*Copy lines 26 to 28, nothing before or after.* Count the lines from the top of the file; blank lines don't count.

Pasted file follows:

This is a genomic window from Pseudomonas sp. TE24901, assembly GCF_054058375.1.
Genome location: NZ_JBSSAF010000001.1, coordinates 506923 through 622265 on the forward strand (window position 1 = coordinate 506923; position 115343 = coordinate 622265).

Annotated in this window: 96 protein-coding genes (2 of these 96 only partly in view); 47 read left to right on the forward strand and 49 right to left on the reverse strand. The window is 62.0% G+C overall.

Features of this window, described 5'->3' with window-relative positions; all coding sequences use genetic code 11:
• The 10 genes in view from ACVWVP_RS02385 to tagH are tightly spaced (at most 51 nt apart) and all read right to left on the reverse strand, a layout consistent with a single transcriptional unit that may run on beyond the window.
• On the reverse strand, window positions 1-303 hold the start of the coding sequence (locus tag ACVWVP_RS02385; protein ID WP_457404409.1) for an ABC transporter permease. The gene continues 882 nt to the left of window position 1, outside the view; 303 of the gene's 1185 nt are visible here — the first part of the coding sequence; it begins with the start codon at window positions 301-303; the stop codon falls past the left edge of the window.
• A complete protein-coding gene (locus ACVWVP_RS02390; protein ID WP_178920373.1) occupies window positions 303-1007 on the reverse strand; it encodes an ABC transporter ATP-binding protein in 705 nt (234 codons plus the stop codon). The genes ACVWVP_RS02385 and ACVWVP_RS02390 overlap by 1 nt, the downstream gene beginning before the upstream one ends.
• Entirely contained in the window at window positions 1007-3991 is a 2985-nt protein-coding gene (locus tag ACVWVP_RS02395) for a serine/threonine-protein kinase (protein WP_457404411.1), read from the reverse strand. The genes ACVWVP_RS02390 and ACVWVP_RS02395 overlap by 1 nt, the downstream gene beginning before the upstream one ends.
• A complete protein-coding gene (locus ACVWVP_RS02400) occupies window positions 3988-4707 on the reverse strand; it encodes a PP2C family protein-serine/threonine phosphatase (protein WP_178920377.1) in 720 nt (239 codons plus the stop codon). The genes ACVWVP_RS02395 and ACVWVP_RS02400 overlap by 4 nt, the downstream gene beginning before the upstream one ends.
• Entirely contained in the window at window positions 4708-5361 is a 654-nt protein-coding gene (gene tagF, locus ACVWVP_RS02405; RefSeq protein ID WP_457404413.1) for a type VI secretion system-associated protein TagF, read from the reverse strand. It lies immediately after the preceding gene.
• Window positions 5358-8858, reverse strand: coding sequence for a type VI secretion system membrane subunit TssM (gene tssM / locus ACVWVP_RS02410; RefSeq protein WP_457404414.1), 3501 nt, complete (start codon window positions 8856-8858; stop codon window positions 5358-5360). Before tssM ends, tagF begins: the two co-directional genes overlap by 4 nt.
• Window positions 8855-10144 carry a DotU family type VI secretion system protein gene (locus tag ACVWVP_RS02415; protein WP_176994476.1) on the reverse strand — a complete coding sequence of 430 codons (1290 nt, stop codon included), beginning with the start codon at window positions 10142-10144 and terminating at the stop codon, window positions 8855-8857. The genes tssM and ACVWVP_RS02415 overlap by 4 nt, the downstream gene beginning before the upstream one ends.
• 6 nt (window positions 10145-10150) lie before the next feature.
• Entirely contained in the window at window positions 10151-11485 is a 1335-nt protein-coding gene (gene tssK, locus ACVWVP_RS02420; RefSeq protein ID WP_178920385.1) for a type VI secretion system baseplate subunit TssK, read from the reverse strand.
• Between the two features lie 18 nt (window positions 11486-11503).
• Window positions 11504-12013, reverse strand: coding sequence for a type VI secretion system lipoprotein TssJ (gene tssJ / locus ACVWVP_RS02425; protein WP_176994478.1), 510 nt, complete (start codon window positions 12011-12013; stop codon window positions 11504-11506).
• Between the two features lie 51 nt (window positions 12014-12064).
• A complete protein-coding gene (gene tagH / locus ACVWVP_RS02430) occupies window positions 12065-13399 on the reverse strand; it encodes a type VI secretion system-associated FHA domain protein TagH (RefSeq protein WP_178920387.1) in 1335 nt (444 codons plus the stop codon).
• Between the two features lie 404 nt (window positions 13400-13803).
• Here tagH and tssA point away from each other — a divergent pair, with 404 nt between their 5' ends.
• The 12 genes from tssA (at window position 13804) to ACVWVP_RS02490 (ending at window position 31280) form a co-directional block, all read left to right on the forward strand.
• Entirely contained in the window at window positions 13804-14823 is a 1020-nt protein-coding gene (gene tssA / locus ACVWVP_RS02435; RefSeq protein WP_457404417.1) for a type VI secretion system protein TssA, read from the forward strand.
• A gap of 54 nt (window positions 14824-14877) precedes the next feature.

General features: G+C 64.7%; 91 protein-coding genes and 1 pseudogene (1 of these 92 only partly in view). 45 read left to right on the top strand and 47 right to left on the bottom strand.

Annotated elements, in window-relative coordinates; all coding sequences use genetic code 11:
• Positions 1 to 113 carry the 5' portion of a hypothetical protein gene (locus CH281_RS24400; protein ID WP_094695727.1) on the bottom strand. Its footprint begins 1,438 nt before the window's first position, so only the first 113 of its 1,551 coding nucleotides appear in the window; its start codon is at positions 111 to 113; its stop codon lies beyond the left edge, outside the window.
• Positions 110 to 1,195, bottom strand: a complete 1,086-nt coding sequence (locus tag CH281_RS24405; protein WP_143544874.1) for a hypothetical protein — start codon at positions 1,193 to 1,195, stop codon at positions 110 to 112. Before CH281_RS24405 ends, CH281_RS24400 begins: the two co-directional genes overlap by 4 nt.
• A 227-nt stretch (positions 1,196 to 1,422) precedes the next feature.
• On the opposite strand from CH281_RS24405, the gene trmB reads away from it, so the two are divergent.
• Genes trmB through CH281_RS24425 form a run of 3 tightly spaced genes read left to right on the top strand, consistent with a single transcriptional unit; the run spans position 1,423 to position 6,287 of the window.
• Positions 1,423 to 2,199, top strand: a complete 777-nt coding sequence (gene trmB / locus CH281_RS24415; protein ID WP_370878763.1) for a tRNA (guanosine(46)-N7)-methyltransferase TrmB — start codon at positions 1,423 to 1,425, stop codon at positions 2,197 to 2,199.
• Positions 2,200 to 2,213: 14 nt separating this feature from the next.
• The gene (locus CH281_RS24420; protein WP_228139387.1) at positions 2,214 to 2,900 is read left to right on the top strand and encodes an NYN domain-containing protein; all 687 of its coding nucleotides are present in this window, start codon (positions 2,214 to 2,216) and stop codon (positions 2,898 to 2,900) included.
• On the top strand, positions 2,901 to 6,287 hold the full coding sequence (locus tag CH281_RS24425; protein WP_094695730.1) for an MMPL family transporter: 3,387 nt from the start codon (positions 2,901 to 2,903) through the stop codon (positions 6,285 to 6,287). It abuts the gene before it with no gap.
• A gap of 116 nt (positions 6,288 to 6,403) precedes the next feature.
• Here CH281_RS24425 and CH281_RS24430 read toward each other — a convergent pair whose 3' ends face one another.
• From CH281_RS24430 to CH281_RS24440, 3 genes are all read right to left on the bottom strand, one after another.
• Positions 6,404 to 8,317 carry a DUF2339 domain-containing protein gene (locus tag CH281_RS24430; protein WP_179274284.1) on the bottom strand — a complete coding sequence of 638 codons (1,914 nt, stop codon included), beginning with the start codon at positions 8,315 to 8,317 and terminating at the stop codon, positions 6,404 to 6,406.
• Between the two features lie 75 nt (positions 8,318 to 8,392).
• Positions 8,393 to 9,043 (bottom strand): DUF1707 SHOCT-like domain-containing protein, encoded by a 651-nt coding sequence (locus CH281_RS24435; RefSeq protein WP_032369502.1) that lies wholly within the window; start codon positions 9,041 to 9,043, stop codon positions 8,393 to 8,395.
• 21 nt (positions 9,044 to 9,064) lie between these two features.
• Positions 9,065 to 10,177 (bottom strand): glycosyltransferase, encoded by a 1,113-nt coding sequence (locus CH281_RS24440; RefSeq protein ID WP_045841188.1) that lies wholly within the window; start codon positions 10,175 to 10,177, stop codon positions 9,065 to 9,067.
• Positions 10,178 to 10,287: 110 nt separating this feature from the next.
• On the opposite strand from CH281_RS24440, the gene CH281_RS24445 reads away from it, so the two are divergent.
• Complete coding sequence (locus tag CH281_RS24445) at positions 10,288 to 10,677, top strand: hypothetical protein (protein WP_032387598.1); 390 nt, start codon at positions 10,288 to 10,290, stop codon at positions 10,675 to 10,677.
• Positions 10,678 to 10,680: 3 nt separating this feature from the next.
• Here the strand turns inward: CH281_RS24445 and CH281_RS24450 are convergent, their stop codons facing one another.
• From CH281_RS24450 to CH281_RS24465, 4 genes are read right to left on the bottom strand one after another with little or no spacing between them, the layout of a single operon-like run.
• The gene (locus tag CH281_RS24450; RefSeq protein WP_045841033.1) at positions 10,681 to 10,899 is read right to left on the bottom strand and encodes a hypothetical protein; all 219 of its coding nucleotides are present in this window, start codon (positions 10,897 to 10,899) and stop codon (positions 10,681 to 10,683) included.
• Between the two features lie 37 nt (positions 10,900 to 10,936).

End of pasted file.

• Positions 1 to 113 carry the 5' portion of a hypothetical protein gene (locus CH281_RS24400; protein ID WP_094695727.1) on the bottom strand. Its footprint begins 1,438 nt before the window's first position, so only the first 113 of its 1,551 coding nucleotides appear in the window; its start codon is at positions 111 to 113; its stop codon lies beyond the left edge, outside the window.
• Positions 110 to 1,195, bottom strand: a complete 1,086-nt coding sequence (locus tag CH281_RS24405; protein WP_143544874.1) for a hypothetical protein — start codon at positions 1,193 to 1,195, stop codon at positions 110 to 112. Before CH281_RS24405 ends, CH281_RS24400 begins: the two co-directional genes overlap by 4 nt.
• A 227-nt stretch (positions 1,196 to 1,422) precedes the next feature.